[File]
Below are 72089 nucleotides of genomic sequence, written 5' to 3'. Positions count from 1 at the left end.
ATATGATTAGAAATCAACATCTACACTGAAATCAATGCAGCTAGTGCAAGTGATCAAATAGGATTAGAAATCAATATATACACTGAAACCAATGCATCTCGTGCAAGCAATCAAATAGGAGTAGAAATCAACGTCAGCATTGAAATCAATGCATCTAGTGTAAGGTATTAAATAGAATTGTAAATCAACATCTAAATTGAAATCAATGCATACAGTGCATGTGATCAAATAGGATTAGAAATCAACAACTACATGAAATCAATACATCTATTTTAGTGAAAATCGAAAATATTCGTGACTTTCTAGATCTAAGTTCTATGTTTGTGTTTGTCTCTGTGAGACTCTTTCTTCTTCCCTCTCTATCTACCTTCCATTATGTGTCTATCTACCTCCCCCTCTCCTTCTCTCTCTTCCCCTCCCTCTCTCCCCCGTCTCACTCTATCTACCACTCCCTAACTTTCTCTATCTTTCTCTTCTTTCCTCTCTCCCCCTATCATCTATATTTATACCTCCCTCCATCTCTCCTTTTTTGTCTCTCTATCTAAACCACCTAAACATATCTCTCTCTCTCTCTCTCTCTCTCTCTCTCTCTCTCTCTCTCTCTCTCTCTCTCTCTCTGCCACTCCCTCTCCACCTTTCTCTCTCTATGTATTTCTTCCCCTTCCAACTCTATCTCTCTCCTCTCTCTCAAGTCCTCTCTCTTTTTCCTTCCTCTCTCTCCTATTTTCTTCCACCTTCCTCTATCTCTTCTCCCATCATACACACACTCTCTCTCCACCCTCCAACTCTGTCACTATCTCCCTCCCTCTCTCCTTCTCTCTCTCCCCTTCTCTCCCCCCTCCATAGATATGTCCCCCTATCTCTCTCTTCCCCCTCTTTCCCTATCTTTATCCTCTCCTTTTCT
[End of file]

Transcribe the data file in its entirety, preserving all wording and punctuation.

Below are 72089 nucleotides of genomic sequence, written 5' to 3'. Positions count from 1 at the left end.
ATATGATTAGAAATCAACATCTACACTGAAATCAATGCAGCTAGTGCAAGTGATCAAATAGGATTAGAAATCAATATATACACTGAAACCAATGCATCTCGTGCAAGCAATCAAATAGGAGTAGAAATCAACGTCAGCATTGAAATCAATGCATCTAGTGTAAGGTATTAAATAGAATTGTAAATCAACATCTAAATTGAAATCAATGCATACAGTGCATGTGATCAAATAGGATTAGAAATCAACAACTACATGAAATCAATACATCTATTTTAGTGAAAATCGAAAATATTCGTGACTTTCTAGATCTAAGTTCTATGTTTGTGTTTGTCTCTGTGAGACTCTTTCTTCTTCCCTCTCTATCTACCTTCCATTATGTGTCTATCTACCTCCCCCTCTCCTTCTCTCTCTTCCCCTCCCTCTCTCCCCCGTCTCACTCTATCTACCACTCCCTAACTTTCTCTATCTTTCTCTTCTTTCCTCTCTCCCCCTATCATCTATATTTATACCTCCCTCCATCTCTCCTTTTTTGTCTCTCTATCTAAACCACCTAAACATATCTCTCTCTCTCTCTCTCTCTCTCTCTCTCTCTCTCTCTCTCTCTCTCTCTCTCTCTCTGCCACTCCCTCTCCACCTTTCTCTCTCTATGTATTTCTTCCCCTTCCAACTCTATCTCTCTCCTCTCTCTCAAGTCCTCTCTCTTTTTCCTTCCTCTCTCTCCTATTTTCTTCCACCTTCCTCTATCTCTTCTCCCATCATACACACACTCTCTCTCCACCCTCCAACTCTGTCACTATCTCCCTCCCTCTCTCCTTCTCTCTCTCCCCTTCTCTCCCCCCTCCATAGATATGTCCCCCTATCTCTCTCTTCCCCCTCTTTCCCTATCTTTATCCTCTCCTTTTCT